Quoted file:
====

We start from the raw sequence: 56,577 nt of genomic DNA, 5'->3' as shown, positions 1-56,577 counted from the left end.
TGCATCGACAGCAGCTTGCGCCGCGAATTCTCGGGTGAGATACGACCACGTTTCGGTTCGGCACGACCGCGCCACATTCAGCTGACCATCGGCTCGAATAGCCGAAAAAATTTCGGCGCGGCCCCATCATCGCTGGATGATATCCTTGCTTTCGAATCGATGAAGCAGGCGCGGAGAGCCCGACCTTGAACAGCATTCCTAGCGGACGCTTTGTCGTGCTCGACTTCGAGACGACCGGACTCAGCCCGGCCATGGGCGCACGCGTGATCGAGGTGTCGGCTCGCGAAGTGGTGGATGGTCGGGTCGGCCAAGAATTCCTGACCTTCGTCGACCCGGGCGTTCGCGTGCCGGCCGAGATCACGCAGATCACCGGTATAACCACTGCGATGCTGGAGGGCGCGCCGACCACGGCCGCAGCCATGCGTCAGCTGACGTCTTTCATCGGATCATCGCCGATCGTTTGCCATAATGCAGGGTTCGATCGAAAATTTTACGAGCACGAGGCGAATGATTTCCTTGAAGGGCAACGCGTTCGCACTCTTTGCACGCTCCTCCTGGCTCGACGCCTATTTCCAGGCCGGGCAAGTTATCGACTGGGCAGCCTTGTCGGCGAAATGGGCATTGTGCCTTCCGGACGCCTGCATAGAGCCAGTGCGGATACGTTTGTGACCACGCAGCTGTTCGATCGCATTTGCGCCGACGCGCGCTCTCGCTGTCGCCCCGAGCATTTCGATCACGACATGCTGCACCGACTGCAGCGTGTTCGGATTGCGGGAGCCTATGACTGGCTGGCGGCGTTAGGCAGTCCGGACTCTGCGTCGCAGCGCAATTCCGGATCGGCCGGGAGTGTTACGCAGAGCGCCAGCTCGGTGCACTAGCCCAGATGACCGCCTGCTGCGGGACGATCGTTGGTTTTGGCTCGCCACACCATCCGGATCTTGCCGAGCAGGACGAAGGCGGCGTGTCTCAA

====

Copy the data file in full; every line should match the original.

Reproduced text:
We start from the raw sequence: 56,577 nt of genomic DNA, 5'->3' as shown, positions 1-56,577 counted from the left end.
TGCATCGACAGCAGCTTGCGCCGCGAATTCTCGGGTGAGATACGACCACGTTTCGGTTCGGCACGACCGCGCCACATTCAGCTGACCATCGGCTCGAATAGCCGAAAAAATTTCGGCGCGGCCCCATCATCGCTGGATGATATCCTTGCTTTCGAATCGATGAAGCAGGCGCGGAGAGCCCGACCTTGAACAGCATTCCTAGCGGACGCTTTGTCGTGCTCGACTTCGAGACGACCGGACTCAGCCCGGCCATGGGCGCACGCGTGATCGAGGTGTCGGCTCGCGAAGTGGTGGATGGTCGGGTCGGCCAAGAATTCCTGACCTTCGTCGACCCGGGCGTTCGCGTGCCGGCCGAGATCACGCAGATCACCGGTATAACCACTGCGATGCTGGAGGGCGCGCCGACCACGGCCGCAGCCATGCGTCAGCTGACGTCTTTCATCGGATCATCGCCGATCGTTTGCCATAATGCAGGGTTCGATCGAAAATTTTACGAGCACGAGGCGAATGATTTCCTTGAAGGGCAACGCGTTCGCACTCTTTGCACGCTCCTCCTGGCTCGACGCCTATTTCCAGGCCGGGCAAGTTATCGACTGGGCAGCCTTGTCGGCGAAATGGGCATTGTGCCTTCCGGACGCCTGCATAGAGCCAGTGCGGATACGTTTGTGACCACGCAGCTGTTCGATCGCATTTGCGCCGACGCGCGCTCTCGCTGTCGCCCCGAGCATTTCGATCACGACATGCTGCACCGACTGCAGCGTGTTCGGATTGCGGGAGCCTATGACTGGCTGGCGGCGTTAGGCAGTCCGGACTCTGCGTCGCAGCGCAATTCCGGATCGGCCGGGAGTGTTACGCAGAGCGCCAGCTCGGTGCACTAGCCCAGATGACCGCCTGCTGCGGGACGATCGTTGGTTTTGGCTCGCCACACCATCCGGATCTTGCCGAGCAGGACGAAGGCGGCGTGTCTCAA